ZURICH (Reuters) - The Swiss government warned on Tuesday that U.S. protectionism could undermine an economic upturn that prompted it to raise its growth forecasts for the export-led Swiss economy.
Like the Swiss National Bank last week, it also said the Swiss franc’s welcome recent weakening against the euro could be reversed should tensions on financial markets erupt again, creating more headaches for exporters.
The State Secretariat for Economic Affairs (SECO) now expects the economy to grow 2.4 percent this year and 2.0 percent in 2019.
SECO said it thought short-term positive and negative risks for the global economy were balanced.
“The global upturn could last longer than expected and the Swiss franc could depreciate further in the context of continued good international economic conditions. This in turn would give the Swiss economy a further boost,” it said.
“However, the protectionist measures recently announced in the U.S. pose negative risks for the global economy.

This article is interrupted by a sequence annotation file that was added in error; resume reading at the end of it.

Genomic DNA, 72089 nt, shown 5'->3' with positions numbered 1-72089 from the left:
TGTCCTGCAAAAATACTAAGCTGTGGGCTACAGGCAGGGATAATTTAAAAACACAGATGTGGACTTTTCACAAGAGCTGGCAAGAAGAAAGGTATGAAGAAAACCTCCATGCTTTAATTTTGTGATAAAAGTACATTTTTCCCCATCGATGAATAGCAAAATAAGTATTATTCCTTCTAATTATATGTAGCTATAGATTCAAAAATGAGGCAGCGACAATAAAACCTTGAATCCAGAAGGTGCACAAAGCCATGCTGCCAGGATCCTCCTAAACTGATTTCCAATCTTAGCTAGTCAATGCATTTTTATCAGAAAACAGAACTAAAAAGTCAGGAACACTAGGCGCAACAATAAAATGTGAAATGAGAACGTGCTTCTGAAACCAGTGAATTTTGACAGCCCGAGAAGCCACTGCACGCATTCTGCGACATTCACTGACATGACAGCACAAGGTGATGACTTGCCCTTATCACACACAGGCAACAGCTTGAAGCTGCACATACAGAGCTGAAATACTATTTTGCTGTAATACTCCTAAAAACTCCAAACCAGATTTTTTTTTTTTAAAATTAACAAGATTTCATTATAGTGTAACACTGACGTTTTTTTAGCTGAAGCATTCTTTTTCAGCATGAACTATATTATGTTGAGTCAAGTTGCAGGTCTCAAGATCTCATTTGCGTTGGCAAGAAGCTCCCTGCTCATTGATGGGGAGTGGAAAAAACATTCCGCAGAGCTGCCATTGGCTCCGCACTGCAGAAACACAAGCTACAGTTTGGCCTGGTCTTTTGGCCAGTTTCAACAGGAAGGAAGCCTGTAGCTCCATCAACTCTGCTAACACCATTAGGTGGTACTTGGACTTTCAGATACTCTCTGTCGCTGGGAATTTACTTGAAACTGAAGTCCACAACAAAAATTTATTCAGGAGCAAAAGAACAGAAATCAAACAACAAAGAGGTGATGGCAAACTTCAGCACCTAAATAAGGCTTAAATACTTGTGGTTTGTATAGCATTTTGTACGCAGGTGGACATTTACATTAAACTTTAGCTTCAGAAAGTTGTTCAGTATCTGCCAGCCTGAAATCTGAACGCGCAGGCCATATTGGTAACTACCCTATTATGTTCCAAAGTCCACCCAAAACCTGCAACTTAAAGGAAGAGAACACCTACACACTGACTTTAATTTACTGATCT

“Although the tariffs recently imposed on metal imports are unlikely to affect the Swiss economy very much, any escalation to a trade war between the major economic zones would have a considerable dampening effect in the medium term,” SECO said.
The risk of turbulence on financial markets remained, perhaps triggered by unexpectedly rapid normalization of monetary policy in the United States. “This could create further upward pressure on the Swiss franc,” it said.
SECO cited as potential pitfalls political uncertainty in Italy, a lack of clarity about Brexit negotiations and unanswered questions about neutral Switzerland’s ties to the European Union, the country’s biggest export market.
“In Switzerland itself, there is also a risk that the construction sector will undergo a sharper correction than is forecast,” it added.
Reporting by Michael Shields; Editing by Catherine Evans
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